holding that if a contract is void as against public policy, then the court will refuse to enforce it and will leave the parties in the identical situation in which it found themSummary of this case from Trees v. Kersey
June 21, 1965.
APPEAL FROM DISTRICT COURT, THIRD JUDICIAL DISTRICT, ELMORE COUNTY, J. RAY DURTSCHI, J.
Hall Rowett, Mountain Home, for plaintiff-appellant.
Langroise, Clark Sullivan, Boise, for defendant-respondent.
Oral binders or contracts for temporary insurance entered into by a general agent or duly authorized agent acting within the apparent or ostensible scope of his authority are generally binding on the insurance company. Hahn v. National Casualty Co., 64 Idaho 684, 136 P.2d 739; 29 Am.Jur., Insurance, Secs. 145, 189, 195 and 1769; Annotation: 2 A.L.R.2d 943.
Declarations of an agent, within the scope of his authority, with respect to the subject matter of the action made at the time of and in connection with the transaction, are admissible against the principal. Thornton v. Budge, 74 Idaho 103, 257 P.2d 238; Aker v. Aker, 52 Idaho 713, 20 P.2d 796; Taylor v. Fluharty, 41 Idaho 511, 239 P. 1049.
Defendant insurance company was bound on the insurance policy with decedent effective when the application was signed. Hahn v. National Casualty Co., 64 Idaho 684, 136 P.2d 739; 29 Am.Jur., Insurance, Page 686, Sec. 310; 29 Am.Jur., Insurance, Secs. 193 310.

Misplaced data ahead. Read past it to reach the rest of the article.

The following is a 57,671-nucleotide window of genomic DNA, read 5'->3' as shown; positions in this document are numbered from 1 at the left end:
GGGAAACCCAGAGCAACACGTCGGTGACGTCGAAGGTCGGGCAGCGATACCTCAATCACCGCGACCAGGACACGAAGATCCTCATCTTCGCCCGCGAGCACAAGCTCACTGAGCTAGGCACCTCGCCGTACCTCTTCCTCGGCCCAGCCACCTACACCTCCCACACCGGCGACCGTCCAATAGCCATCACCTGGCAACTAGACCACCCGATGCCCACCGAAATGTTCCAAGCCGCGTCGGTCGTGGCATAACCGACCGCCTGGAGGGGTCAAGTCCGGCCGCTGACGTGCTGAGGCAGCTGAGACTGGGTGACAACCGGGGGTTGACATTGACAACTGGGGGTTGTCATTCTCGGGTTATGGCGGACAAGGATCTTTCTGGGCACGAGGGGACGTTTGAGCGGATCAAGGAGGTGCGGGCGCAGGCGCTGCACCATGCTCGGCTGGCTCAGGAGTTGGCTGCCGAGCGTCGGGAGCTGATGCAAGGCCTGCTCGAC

The defendant is estopped from claiming any illegality or ultra vires of the insurance contract. 19 Am.Jur., Estoppel, Page 828, Sec. 173; 19 Am.Jur., Estoppel, Page 634, Secs. 34, 50 173; 19 Am.Jur., Estoppel, Page 650, Sec. 50; 44 C.J.S. Insurance § 274, Page 1091; 29 Am.Jur., Insurance, Page 622, Secs. 237, 1011 1048; Merrill v. Federal Crop Insurance Corp., 67 Idaho 196, 174 P.2d 834; 29A, Am.Jur., Insurance, Page 185, Sec. 1011; 29A, Am.Jur., Insurance, Page 218, Sec. 1048; Annotation: 32 A.L.R.2d 507.
No insurance contract binding upon Respondent was ever created between it and Wayne E. Whitney, as the conditions prerequisite to coverage required by Respondent were never fulfilled and there was no meeting of the minds. Brothers v. Arave, 67 Idaho 171, 174 P.2d 202; Hoskins v. Michener, 33 Idaho 681, 197 P. 724; Williston On Contracts (3d Ed.) Sections 73, 76, 77 and 98; 17 C.J.S. Contracts, § 42; 12 Am.Jur., Contracts, Section 39.
An insurance contract which is illegal and prohibited by law is unenforceable. Idaho Session Laws, 1953, Ch. 113, Section 1, Page 148 (Idaho Code (1947, 1959 Pocket Supplement) Section 41-1605); Zimmerman v. Brown, 30 Idaho 640, 166 P. 924 (1917); McFall v. Arkoosh, 37 Idaho 243, 215 P. 978 (1923); Hancock v. Elkington, 67 Idaho 542, 186 P.2d 494 (1947); 17 C.J.S. Contracts, § 201; 12 Am.Jur., Contracts, Sections 159 and 160.
The Respondent is not estopped from asserting that the purported group life insurance policy was illegal and prohibited by the statutes of the State of Idaho. Worlton v. Davis, 73 Idaho 217, 249 P.2d 810 (1952); Deer Creek Highway District v. Doumecq Highway District, 37 Idaho 601, 218 P. 371 (1923); School District No. 8 v. Twin Falls etc. Insurance Company, 30 Idaho 400, 164 P. 1174 (1917); Moen v. Minzel, 79 Idaho 228, 313 P.2d 1079 (1957).
This is an appeal from a judgment of involuntary dismissal granted under I.R.C.P. 41(b), in favor of respondent, and against appellant who instituted this action, seeking recovery under an alleged group life insurance contract. The trial court granted respondent's motion for involuntary dismissal at the conclusion of the submission of appellant's case to the court sitting with a jury. The principal issue presented on the appeal is whether certain negotiations between (1) appellant's decedent husband, (2) Idaho Movers and Warehousemen's Conference, and (3) respondent, resulted in group life insurance coverage of appellant's husband.